Now there’s an argument, that in a multi party system that this will give the extremists a voice they don’t deserve (the far right BNP for example). But i think it will just make the parties more willing to compromise with each other in order to do what the voters actually want (basically, from those figures, Labour wouldn’t have a majority, and would have to collabborate with at least one other party to get motions passed). Anyway…that’s what gets me riled up, especially the fact that up until around 1997 (when the Labour party got into power) they were in favour of prop. rep., but then they won, and it serves them better, so they don’t support it any more. No party with the majority is ever going to change it because TEY WOULD LOSE THEIR MAJORITY, EVERYTIME.
    Sorry, didn’t mean to shout, i just get riled up is all.
    Thanks for letting me vent

    PS What the hell is ‘pork’-style legislation? I love the sound of it, but just don’t know quite what you mean.

  2. Willow says:

    UK isn’t Proportionally Represented- it’s Pluralistically Represented-winner takes all. Unlike the US, the UK’s voting districts get one vote each, and there’s a lot more of them. That’s what makes up the coallition of the House of Commons, and determines who wins the Parliamentary election. But you live there, so you already know that, and were just confusing PR in your first sentence. It’s more representative than the United States voting system, but that’s like saying that eating manure is more pleasant than eating thumbtacks.

    (Tangent:  How many other European nations use Plurality Representation?  None.)

    “Pork” is a term used in the U.S. to refer to extraneous legislation that serves more as a kickback to one’s constituents, rather than any form of social improvement. It’s a highly subjective term, although the best measure is “does this bill or clause send money to only one district?” If so, it’s Pork- political special interests, and not the true interests of the community at large. Politicians ok each other’s Pork to get their own passed, which makes the voters in their own district happy, which helps them get reelected. The Wisconsin state budget is *notorious* for frivilous expenditures.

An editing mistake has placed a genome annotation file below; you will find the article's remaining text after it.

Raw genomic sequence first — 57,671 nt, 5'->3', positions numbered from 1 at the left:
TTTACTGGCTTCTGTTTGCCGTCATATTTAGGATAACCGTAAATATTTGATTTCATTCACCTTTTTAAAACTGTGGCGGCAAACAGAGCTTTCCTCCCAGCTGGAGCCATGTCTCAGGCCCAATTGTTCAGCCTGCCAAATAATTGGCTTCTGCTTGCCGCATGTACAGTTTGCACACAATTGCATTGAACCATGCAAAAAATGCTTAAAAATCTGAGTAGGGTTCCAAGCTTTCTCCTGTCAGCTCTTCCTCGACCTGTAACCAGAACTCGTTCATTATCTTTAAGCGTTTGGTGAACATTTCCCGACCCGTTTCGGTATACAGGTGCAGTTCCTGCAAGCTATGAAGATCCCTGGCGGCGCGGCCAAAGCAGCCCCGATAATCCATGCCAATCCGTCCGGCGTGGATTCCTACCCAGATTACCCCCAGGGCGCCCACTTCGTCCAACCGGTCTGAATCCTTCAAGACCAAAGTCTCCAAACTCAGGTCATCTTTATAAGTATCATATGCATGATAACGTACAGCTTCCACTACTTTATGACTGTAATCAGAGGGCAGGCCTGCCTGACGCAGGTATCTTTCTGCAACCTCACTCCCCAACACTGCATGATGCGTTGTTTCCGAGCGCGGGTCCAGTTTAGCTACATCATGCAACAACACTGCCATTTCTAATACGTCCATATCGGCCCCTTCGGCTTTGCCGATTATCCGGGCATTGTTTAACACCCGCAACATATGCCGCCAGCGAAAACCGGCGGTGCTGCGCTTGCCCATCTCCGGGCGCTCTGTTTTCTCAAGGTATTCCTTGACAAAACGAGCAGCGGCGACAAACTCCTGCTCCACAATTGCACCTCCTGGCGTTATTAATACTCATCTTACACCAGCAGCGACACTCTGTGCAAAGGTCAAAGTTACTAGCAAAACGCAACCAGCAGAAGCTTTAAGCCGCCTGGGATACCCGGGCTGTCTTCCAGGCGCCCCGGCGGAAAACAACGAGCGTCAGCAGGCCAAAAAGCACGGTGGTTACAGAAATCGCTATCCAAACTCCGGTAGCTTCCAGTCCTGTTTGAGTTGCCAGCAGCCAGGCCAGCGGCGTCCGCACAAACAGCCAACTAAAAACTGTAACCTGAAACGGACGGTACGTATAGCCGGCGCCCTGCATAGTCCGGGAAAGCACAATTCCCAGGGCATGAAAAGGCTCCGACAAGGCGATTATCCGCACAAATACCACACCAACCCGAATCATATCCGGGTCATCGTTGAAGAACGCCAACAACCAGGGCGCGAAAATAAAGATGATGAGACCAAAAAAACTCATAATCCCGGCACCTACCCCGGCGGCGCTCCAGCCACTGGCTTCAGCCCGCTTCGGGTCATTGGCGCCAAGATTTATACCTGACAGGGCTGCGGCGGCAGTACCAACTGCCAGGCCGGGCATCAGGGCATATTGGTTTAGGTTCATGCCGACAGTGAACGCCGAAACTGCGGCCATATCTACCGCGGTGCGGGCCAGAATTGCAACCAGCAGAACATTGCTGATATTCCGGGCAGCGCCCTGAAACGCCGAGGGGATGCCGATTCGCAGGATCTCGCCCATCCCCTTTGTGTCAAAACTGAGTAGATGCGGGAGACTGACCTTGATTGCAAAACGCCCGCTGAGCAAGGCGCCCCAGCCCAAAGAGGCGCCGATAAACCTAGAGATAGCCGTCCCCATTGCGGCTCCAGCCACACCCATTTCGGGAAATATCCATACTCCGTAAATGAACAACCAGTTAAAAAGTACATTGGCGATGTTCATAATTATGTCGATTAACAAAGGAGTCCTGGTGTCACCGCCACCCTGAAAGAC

3. Sorry, I am aware we aren’t proportionally represented…I just should have said in my first sentence…’I’m in the UK and believe that THE LACK OF Proportional Representation basically stifles there being any point FOR someone like me’.
    I’m just a bit thick sometimes.
    Anyway, my whole piece was centred around the fact that I WANT Pro Rep, sorry if I sounded confused…but thanks for the correction anyway, as I didn’t know the name for the Pluralistically Represented system (normally described here as ‘first past the post’). Basically I’m hoping that no party will have a clear majority next election (again….a problem with US politics…that can never happen with only two parties) and so the debate may rise and coalitions will need to be formed. I actually didn’t vote last election…and it makes me sick to say that, cause I DO buy the whole ‘voting is the most important right and responsibility we have’ business. I just genuinely felt my vote was useless (in my district there was a big kerfuffle because for the first time a Green party (right down the bottom of the list of significant parties) member had a chance of becoming an MP. The only problem was, that while this guy was a member of the green party, he was clearly still a dick (vote green leaflets coming through the door the day before election day…on non-recycled paper….and there were TEN of them…dick). So I didn’t vote. I do however, always vote in the European Party elections…and guess which system they have!!!
    Oh, and incidentally Voter turn out=61% so that means the’victorious’ Labour party got around 21% of the population. Prop rep would (I believe) massively increase turnout and just get people to actually care again. Ie be more democratic.
    Anyway..sorry to rant…but this is just one of those things